Another pro sports franchise is doing damage control over racist statements. This time it’s the Chicago Cubs

Joe Ricketts, who isn't directly involved with the Chicago Cubs team operations, was the subject of a Splinter News story that revealed old emails in which he expressed fear of Muslims and shared racist jokes.

The billionaire patriarch whose family owns the Chicago Cubs and iconic Wrigley Field this week joined a long, infamous list of people connected to sports franchises who stirred controversy with ignorant and racist statements.

Joe Ricketts, 77, who isn’t directly involved with team operations, was the subject of a Splinter News story that revealed old emails in which he expressed fear of Muslims and shared racist jokes.

“Christians and Jews can have a mutual respect for each other to create a civil society. As you know, Islam cannot do that,” Ricketts, who founded TD Ameritrade, wote in a 2012 email. “Therefore we cannot ever let Islam become a large part of our society. Muslims are naturally my (our) enemy due to their deep antagonism and bias against non-Muslims.”

Ricketts’ son, team chairman Tom Ricketts, has apologized, saying in a statement “the language and views expressed in those emails have no place in our society.”

“These emails do not reflect the culture we’ve worked so hard to build at the Chicago Cubs since 2009.”

“I deeply regret and apologize for some of the exchanges I had in my emails,” the elder Ricketts said in a statement. “Sometimes I received emails that I should have condemned. Other times I’ve said things that don’t reflect my value system. I strongly believe that bigoted ideas are wrong.”

Here are others connected to professional sports franchises whose comments made headlines:

Houston Texans owner Bob McNair

After former pro quarterback Colin Kaepernick pioneered the kneeling National Anthem protests over what he said was social and racial injustice, the late Houston Texans owner Bob McNair complained. In 2017 he said, “We can’t have the inmates running the prison” while discussing the protests at a meeting between owners, team executives and National Football League Commissioner Roger Goodell, according to Bleacherreport.com.

In a statement posted to Twitter by the team, McNair later apologized.

“I regret that I used that expression,” the statement said. “I never meant to offend anyone and I was not referring to our players. I used a figure of speech that was never intended to be taken literally. I would never characterize our players or our league that way and I apologize to anyone who was offended by it.”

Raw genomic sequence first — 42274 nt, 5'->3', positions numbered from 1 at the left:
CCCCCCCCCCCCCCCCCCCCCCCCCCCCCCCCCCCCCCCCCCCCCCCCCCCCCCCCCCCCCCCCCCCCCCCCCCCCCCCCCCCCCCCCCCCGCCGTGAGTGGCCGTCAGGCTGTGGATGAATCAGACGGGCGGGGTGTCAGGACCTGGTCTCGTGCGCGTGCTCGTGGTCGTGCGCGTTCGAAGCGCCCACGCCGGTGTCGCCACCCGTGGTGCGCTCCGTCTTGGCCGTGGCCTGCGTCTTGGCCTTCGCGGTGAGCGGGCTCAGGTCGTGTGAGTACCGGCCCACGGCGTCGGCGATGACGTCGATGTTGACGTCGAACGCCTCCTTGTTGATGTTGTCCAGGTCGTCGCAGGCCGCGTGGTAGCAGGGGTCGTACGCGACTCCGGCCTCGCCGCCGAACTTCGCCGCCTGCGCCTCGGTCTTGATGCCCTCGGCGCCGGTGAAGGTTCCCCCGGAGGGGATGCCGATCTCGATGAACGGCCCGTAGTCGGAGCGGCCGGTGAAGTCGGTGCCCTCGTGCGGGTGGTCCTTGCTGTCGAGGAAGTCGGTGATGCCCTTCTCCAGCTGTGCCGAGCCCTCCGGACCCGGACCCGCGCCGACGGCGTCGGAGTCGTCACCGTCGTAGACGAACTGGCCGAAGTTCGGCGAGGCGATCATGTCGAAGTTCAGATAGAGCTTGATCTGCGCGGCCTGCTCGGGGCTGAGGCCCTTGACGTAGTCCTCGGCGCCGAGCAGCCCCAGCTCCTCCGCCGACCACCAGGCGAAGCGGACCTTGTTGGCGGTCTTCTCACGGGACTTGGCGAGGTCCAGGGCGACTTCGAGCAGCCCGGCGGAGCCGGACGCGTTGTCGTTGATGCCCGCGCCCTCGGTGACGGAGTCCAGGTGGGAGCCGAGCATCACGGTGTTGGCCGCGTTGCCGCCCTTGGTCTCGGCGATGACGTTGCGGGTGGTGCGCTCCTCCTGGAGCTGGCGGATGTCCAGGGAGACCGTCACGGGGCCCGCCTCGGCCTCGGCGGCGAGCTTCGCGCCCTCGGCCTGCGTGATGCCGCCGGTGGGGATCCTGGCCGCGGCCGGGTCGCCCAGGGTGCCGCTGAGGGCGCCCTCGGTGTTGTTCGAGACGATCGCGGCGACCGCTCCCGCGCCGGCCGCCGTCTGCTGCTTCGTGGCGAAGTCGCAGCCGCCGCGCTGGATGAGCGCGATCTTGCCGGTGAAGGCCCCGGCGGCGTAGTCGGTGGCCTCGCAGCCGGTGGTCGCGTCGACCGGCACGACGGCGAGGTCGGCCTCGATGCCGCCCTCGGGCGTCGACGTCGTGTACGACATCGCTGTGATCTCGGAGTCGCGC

But McNair took back the apology a year later. He said he was actually referring to league executives when he used the term “inmates,” not players, according to Bleacherreport.com.

McNair died of cancer in November at age 81.

Former Atlanta Hawks controlling owner Bruce Levenson

Bruce Levenson, who served as Atlanta Hawks managing partner and team representative on the NBA Board of Governors, sold his controlling stake in 2014 after sending an email he said was “inappropriate and offensive.”

In a 2012 email addressing the troubles the franchise faced in attracting more affluent white season-ticket holders, Levenson referred to what he saw around the arena where his team played.

First, he wrote, the spectators were 70% black. The stadium’s bars were 90% black. There were few fathers with sons at games. The cheerleaders were black. Hip-hop always blared in the arena. Rap or gospel acts dominated the postgame entertainment.

“Then I start looking around at other arenas. It is completely different. Even (Washington) DC with its affluent black community never has more than 15 pct black audience,” he wrote.

He didn’t stop there. In the email to then-Hawks General Manager Danny Ferry, Levenson wrote that before his Atlanta Spirit Group bought the Hawks in 2003, thousands of tickets were dispersed, mostly in the black community, to make the arena appear less empty. The ticket giveaways continued after the Atlanta Spirit Group took over.

“My theory is that the black crowd scared away the whites and there are simply not enough affluent black fans to build a significant season ticket base,” he wrote. “I never felt uncomfortable, but I think Southern whites simply were not comfortable being in an arena or at a bar where they were in the minority.”